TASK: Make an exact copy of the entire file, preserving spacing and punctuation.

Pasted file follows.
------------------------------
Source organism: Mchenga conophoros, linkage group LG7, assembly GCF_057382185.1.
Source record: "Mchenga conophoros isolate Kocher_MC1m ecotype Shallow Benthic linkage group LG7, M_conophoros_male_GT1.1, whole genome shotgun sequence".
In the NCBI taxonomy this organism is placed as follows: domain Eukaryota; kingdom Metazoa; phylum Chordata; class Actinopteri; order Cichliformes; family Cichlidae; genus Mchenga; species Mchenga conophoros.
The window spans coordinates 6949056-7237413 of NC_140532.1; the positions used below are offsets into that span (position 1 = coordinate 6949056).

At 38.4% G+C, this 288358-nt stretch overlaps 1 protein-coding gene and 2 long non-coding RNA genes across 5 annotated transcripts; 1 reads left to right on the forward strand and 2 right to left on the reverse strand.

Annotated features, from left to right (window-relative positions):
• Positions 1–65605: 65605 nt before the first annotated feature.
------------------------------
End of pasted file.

Source organism: Mchenga conophoros, linkage group LG7, assembly GCF_057382185.1.
Source record: "Mchenga conophoros isolate Kocher_MC1m ecotype Shallow Benthic linkage group LG7, M_conophoros_male_GT1.1, whole genome shotgun sequence".
In the NCBI taxonomy this organism is placed as follows: domain Eukaryota; kingdom Metazoa; phylum Chordata; class Actinopteri; order Cichliformes; family Cichlidae; genus Mchenga; species Mchenga conophoros.
The window spans coordinates 6949056-7237413 of NC_140532.1; the positions used below are offsets into that span (position 1 = coordinate 6949056).

At 38.4% G+C, this 288358-nt stretch overlaps 1 protein-coding gene and 2 long non-coding RNA genes across 5 annotated transcripts; 1 reads left to right on the forward strand and 2 right to left on the reverse strand.

Annotated features, from left to right (window-relative positions):
• Positions 1–65605: 65605 nt before the first annotated feature.